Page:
Dr. Anna Erika Haegglund

Topic of the thesis:

From Educational Decisions to Labour Market Consequences (2018)

Dr. Sebastian Jakob

Topic of the thesis:

Regulatory Science under Pressure? A Case Study of three Governmental Research Agencies in Germany (2021)    

My project revolves around the question of how Regulatory Science actors deal with changed conditions of legitimacy. It derives from several key developments in the last decades: (1) the improved flow of information via the internet (Castells 2003); (2) scientification of society (Bell 1976; Kreibich 1986); (3) the relativism of scientific knowledge through experts and counter-experts; (4) the growing risks due to the development of modern technologies (Beck 1986, 2007), and (5) the relativism of science through science and society (Collins 1985; Jensen 2017). Considering these assumptions, my research question is as follows: How do Regulatory Science actors act to pressure for credibility and increasing accountability to the public? To answer the question I will conduct a multi case study with three GRAs in Germany.  

Regulatory Science is peculiar to Academic Science, because it differs in several aspects from it. Mainly Jasanoff (1994) and Salter (1988) developed the concept of Regulatory Science. At the heart of the approach is the assumption that science used in policy-contexts is fundamentally different from science without a direct mandate, so-called ‘pure research’. The main differences are the audiences (governmental bodies vs. scientific community), the time-frame (limited vs. open-ended) and the political influences (mandated vs. independent) of the scientific work. In Germany, actors in Regulatory Science are the Governmental Research Agencies (GRA) that belongs to the ministries. The Federal Government defines tasks for the GRAs like institutionalized and purpose-oriented in-house research in its own facilities and) the formation and support of expert systems under the principle of economy and expediency (Bundesregierung 2007).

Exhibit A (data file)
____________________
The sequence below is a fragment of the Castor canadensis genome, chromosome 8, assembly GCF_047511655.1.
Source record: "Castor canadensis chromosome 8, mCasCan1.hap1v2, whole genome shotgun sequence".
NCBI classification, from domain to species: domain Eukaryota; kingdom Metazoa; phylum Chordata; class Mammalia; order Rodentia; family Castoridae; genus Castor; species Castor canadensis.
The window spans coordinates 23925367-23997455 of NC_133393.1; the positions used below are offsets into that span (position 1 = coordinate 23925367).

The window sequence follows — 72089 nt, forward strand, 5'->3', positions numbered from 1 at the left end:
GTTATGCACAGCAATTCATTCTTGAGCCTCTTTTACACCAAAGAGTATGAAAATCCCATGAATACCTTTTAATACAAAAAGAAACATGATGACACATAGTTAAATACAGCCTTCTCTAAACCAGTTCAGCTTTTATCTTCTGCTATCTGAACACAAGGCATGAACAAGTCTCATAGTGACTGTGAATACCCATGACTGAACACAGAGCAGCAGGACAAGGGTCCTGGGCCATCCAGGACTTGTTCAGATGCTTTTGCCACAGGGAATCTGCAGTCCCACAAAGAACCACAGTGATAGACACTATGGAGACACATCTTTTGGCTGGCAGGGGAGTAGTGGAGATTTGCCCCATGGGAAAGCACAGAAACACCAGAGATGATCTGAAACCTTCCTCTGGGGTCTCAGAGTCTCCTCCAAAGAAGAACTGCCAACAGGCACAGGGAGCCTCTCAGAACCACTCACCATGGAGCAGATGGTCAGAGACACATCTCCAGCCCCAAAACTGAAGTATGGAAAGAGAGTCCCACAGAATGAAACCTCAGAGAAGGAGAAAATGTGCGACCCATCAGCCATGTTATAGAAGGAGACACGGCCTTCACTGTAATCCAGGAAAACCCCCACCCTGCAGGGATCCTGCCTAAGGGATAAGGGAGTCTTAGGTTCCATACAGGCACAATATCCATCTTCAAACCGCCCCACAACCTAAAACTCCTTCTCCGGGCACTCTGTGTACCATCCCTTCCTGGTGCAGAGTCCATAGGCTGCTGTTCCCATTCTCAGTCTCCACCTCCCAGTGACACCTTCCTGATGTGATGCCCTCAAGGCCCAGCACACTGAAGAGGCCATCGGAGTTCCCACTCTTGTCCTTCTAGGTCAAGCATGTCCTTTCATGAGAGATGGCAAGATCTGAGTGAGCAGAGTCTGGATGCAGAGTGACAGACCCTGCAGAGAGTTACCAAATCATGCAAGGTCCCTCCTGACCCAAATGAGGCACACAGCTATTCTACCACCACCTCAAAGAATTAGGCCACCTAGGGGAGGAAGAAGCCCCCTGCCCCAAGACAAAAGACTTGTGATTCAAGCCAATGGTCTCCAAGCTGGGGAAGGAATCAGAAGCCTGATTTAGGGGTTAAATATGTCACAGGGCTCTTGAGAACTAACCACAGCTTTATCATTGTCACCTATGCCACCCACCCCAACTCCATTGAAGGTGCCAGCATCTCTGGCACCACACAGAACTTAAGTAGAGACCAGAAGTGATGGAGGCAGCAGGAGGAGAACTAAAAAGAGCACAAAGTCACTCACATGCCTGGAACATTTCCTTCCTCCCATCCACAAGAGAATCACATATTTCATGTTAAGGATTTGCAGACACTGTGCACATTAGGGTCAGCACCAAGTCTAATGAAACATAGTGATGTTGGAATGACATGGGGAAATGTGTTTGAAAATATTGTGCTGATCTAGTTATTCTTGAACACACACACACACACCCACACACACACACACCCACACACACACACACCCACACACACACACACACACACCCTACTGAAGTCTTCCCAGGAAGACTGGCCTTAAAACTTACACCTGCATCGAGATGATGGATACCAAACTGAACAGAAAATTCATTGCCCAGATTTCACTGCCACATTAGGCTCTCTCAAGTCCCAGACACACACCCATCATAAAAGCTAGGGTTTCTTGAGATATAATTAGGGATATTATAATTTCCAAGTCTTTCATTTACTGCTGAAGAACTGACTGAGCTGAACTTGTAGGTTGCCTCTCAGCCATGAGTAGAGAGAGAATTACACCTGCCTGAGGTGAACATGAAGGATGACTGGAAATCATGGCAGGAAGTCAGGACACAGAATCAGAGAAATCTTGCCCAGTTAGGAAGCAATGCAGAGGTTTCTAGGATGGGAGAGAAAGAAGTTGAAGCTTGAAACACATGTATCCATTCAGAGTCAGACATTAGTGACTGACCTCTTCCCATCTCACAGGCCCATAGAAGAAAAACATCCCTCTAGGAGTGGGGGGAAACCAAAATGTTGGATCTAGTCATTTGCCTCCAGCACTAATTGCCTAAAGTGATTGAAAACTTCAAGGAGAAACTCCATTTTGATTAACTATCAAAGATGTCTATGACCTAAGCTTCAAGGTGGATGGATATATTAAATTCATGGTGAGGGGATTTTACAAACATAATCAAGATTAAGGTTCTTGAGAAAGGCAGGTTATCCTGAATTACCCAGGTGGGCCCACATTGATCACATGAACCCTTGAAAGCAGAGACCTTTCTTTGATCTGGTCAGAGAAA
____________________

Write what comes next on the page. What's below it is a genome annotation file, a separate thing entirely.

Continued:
GRAs are under public attack if their scientific knowledge contains epistemic uncertainties and conflict in the same time with political, moral, social or economic interests (Leuschner 2012). These can be topics of high social relevance, but also very specific scientific sub-areas. This work deals with these specialized areas, more precisely with the legitimation and objectivity within Regulatory Science. Regulatory Science is all about weighing political, moral, social and economic interests and come to an assessment of uncertainties and risk. In three case studies, I will provide information about the changing conditions of legitimation and the effects on the work for GRAs in Germany.

Dr. Michaela Pook-Kolb

Topic of the thesis  (in cooperation with Friederike Knoke):

Teilen oder nicht teilen – Die Logik des Schützens von Forschungsdaten (2020)